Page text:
Playa del Rey residents fed up with parked RVs damaging 'environmentally-sensitive' habitat

Play del Rey residents are telling FOX 11 they are fed up. 

The deadline to clear RVs parked along the coast has come and gone. But now, the homeless problem is not only a nuisance for the neighborhood – residents say it's causing damage to an environmentally-sensitive habitat.

"We're actually very scared that our homes are subject to blowing up," says Lucy Han, co-founder of the community activist group, Friends of the Jungle.

Some Playa del Rey residents live around the Ballona Wetlands. It has transformed into an RV homeless encampment along Jefferson Boulevard and the epicenter for a lot of crime in the area.

Last month, the Los Angeles City Council voted to lift the moratorium on illegally parked vehicles. While RVs are supposed to be towed if they are illegally parked in dangerous or environmentally-sensitive locations. However, on Monday, the vehicles were still here.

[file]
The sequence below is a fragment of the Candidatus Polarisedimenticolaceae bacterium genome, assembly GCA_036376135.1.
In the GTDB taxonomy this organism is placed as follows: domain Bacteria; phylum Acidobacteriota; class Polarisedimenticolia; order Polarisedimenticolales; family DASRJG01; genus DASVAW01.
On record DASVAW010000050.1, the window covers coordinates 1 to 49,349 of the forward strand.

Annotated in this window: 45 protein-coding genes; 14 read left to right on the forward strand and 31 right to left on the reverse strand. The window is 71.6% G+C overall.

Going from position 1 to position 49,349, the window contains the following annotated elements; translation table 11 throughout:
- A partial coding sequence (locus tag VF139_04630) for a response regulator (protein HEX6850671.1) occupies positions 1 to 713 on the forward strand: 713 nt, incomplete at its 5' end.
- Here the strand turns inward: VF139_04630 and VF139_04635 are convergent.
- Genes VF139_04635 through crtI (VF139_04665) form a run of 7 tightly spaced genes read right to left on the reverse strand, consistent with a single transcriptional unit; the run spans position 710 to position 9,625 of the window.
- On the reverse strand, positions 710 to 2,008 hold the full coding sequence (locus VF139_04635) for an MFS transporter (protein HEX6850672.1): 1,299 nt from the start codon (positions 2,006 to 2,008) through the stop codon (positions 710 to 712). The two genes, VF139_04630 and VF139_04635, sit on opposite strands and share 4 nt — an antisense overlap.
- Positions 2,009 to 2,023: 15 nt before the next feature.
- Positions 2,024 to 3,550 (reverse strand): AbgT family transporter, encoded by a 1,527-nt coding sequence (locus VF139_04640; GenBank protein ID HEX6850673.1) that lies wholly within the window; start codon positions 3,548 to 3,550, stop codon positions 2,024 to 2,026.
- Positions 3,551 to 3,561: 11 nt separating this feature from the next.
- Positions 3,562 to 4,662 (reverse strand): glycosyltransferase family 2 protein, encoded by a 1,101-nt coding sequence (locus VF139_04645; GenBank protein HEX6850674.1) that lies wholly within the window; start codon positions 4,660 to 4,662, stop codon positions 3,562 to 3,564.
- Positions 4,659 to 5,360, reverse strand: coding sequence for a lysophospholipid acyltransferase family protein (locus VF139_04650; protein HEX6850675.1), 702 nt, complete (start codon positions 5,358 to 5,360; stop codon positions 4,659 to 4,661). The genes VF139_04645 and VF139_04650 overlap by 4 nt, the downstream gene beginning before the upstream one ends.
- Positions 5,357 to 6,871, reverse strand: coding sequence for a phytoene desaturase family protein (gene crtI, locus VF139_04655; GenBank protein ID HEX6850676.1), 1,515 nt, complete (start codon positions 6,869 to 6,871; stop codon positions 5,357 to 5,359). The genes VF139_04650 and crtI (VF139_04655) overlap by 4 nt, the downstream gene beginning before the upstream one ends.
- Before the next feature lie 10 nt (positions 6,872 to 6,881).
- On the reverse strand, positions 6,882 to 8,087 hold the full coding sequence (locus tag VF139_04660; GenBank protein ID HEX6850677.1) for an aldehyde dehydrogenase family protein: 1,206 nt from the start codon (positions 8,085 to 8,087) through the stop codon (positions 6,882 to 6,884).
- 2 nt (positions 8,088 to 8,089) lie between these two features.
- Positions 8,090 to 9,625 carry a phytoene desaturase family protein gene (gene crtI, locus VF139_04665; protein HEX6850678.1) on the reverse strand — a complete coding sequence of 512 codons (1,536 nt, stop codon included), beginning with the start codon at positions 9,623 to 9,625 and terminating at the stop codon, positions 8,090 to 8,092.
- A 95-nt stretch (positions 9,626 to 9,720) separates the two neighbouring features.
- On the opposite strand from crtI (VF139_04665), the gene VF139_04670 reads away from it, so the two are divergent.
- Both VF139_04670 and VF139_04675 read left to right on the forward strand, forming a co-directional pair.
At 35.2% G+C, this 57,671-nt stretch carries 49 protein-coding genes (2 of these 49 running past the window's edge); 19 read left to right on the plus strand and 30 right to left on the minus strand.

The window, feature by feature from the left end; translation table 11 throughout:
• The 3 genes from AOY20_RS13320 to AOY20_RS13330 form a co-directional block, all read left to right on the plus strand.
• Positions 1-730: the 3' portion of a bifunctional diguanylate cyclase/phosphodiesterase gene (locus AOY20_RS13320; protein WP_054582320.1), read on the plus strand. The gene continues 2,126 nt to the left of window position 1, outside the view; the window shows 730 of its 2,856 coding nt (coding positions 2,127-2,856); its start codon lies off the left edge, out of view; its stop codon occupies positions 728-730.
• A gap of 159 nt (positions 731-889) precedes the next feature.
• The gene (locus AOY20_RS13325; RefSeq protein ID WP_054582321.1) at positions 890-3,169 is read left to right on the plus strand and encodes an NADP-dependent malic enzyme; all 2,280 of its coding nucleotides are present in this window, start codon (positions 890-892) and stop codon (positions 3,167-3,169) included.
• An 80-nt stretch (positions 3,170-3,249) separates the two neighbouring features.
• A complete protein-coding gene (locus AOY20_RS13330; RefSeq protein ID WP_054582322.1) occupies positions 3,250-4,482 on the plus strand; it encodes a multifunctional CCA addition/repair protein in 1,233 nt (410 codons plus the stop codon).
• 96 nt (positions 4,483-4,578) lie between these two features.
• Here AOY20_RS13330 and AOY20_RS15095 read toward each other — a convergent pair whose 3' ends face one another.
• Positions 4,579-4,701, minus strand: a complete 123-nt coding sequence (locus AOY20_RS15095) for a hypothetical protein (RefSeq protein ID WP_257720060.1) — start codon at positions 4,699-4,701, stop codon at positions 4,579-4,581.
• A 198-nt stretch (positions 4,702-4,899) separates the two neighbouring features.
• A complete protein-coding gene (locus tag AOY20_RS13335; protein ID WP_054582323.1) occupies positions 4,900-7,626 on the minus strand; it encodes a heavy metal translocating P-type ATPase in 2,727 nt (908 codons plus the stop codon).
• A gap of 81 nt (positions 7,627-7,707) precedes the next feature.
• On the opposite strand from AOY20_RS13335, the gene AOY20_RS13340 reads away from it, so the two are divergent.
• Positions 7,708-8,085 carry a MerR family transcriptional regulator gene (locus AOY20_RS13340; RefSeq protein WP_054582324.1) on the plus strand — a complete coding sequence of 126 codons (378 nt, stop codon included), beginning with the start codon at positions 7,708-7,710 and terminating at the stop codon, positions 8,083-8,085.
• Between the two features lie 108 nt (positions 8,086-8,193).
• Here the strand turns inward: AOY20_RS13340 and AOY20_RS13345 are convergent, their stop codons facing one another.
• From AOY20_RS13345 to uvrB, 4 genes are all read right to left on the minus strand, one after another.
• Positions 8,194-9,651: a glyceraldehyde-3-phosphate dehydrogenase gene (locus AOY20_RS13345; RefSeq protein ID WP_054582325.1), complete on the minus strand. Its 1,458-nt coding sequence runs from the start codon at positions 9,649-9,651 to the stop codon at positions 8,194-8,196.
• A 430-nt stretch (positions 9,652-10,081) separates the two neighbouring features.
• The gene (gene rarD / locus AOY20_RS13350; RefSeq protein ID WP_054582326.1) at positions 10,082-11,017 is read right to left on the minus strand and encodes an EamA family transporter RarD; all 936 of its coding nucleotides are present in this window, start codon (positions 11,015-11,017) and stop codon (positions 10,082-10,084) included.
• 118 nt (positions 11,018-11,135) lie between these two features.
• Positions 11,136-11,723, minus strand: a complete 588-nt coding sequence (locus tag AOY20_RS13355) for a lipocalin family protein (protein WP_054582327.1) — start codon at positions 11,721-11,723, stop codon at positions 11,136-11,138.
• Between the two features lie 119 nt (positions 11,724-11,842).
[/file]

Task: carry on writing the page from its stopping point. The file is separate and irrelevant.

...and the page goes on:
Han says she is getting very frustrated by "no action by the city or the state."

"There was a fire in the wetlands last week and that could potentially burn up the whole wetlands and that’s an issue. We also have a Southern California gas company, their storage tanks are there. We’re on a methane field that could also ignite. There are many, many homes above the wetlands and that would be torched, burned up like the Laguna Hills fire and thousands of people could be affected," Han added.

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Han says LAPD responded to 80 calls at the wetlands last year, including shootings, fires, a suspected meth lab, carjacking and bicycles being recovered. In April 2022, FOX 11's Hailey Winslow spoke with a woman who was attacked by a person, believed to be homeless, who threw a portable bathroom at her. The woman was cleaning up the Ballona Wetlands when the portable bathroom came flying in her direction.

Han insists she and fellow residents are not "nimbies" trying to criminalize homelessness. 

"We just have a very special situation here," Han said. "We’re scared for the safety of the residents. We cannot even go to the wetlands anymore, it’s dangerous."